Moving the new text-box about is done the same way a regular picture-box is, by choosing the Item tool, mousing over the box until you see the cursor change into the four-way pointer, then dragging.

Shapes of the letterforms themselves can be altered with the handles along the edges of the letters, which is something that would come in handy for logo designers, for example.

Advanced Boxing

The basic Text to Box leaves you with an integrated picture box with discontinuities, not unlike a word-shaped mask. The letters can also not be moved about independently; they are all parts of the same box. Also, the word-shaped box can’t be scaled up and down, like text can be.

This can be worked around using a simple keypress:

  1. As before, highlight the text you want to convert
  2. Do Menu Bar>Style>Text to Box, this time holding down the OPT key on the Mac or the ALT key in Windows

The text will change to a discontinuous picture box, as before, but something different has happened: it has not been replicated down the layout, leaving the original text untouched. Also, if you try to move the boxed text, you will find that, first off, you can’t do so.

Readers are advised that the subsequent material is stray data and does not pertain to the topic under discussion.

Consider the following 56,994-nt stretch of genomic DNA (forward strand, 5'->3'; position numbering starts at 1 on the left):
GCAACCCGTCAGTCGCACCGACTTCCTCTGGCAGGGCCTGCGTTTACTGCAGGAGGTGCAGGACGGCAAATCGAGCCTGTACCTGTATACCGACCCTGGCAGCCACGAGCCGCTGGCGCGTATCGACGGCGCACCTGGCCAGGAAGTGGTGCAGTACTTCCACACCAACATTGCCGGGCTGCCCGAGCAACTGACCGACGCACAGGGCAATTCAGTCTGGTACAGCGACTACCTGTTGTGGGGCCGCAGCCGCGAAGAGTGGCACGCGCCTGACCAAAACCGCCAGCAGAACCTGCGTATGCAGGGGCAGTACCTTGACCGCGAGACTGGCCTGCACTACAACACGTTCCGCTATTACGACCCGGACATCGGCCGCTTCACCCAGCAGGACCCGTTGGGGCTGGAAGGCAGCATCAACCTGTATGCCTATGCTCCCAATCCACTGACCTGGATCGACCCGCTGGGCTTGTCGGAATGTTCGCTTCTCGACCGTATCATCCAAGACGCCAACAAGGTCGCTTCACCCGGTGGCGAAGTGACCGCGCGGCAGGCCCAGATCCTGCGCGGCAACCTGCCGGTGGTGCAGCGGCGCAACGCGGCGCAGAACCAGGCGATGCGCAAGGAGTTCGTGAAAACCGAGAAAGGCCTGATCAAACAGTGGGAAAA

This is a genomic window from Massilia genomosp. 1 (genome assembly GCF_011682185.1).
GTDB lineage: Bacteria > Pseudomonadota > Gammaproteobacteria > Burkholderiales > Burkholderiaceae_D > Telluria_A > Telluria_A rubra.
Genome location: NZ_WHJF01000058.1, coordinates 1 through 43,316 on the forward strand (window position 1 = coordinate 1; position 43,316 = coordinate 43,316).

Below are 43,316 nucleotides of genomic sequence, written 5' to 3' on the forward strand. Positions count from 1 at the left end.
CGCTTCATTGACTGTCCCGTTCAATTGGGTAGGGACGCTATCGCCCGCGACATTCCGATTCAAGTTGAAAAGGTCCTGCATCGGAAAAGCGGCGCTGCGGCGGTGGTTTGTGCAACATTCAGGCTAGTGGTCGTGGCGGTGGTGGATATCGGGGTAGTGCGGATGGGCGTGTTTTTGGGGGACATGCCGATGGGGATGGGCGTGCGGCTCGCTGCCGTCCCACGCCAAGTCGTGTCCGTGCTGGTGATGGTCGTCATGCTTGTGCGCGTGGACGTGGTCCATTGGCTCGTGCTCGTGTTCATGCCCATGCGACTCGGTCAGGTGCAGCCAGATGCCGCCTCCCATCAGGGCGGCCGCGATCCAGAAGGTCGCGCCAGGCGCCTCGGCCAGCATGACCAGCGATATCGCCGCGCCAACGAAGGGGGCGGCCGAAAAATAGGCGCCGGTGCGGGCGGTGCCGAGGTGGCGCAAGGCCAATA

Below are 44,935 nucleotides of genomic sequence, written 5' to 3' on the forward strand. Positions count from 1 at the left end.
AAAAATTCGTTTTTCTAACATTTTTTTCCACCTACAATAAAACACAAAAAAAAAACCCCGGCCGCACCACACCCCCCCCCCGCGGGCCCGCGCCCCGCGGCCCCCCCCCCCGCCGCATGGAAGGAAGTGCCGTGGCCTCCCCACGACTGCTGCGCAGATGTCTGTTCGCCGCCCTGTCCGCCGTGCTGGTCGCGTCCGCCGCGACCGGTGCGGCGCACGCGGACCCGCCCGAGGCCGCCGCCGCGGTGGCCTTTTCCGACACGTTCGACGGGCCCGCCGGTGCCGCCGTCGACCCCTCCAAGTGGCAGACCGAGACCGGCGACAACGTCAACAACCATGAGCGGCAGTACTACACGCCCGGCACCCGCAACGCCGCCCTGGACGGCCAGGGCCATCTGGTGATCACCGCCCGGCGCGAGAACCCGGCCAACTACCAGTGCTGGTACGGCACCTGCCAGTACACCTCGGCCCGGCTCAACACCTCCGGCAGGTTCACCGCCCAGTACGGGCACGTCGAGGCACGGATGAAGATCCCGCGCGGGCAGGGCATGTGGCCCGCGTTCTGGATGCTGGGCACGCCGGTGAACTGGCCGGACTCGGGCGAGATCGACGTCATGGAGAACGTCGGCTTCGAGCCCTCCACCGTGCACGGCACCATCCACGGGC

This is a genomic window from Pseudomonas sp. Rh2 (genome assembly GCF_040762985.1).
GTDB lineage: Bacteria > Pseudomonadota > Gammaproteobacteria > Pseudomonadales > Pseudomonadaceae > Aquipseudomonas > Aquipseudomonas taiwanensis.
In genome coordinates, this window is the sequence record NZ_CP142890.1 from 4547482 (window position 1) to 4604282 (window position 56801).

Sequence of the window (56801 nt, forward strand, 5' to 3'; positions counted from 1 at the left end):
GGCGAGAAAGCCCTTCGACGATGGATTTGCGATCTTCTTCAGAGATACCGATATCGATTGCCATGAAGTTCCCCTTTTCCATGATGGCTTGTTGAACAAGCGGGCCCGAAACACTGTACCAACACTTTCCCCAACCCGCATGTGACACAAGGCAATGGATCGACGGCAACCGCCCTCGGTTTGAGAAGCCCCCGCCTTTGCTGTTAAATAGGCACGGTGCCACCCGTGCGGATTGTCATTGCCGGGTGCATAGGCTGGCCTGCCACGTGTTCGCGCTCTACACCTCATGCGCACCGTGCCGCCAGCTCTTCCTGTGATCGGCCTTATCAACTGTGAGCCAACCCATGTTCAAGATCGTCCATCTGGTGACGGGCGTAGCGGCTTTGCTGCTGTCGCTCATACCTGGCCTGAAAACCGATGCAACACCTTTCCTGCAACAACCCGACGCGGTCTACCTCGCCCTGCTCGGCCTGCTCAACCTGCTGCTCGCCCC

This is because the text has been converted in place in the text box you originally generated, and, more, the object has been anchored inside the text box. This anchored object can now be scaled up and down by the traditional method of holding down CTRL-SHIFT-OPT < or > (or live dragging with the mouse). It still can’t be edited as text, of course.

Break It Up, You Guys

For those who find the integration of letterforms into a single yet discontinuous picture box irritating, never fear, you guys, there’s hope! This trick, however, only works on type that has not been converted to an anchored object (that is to say, the basic method).

Once you’ve selected your boxed text, do Menu Bar>Item>Split. The Split menu itself has two items, which work in notably different ways:

  • All Paths: with boxed text, this has the effect of breaking all letterform box shapes into discrete boxes–they are no longer unified. Counters in the letterforms become holes in the boxes.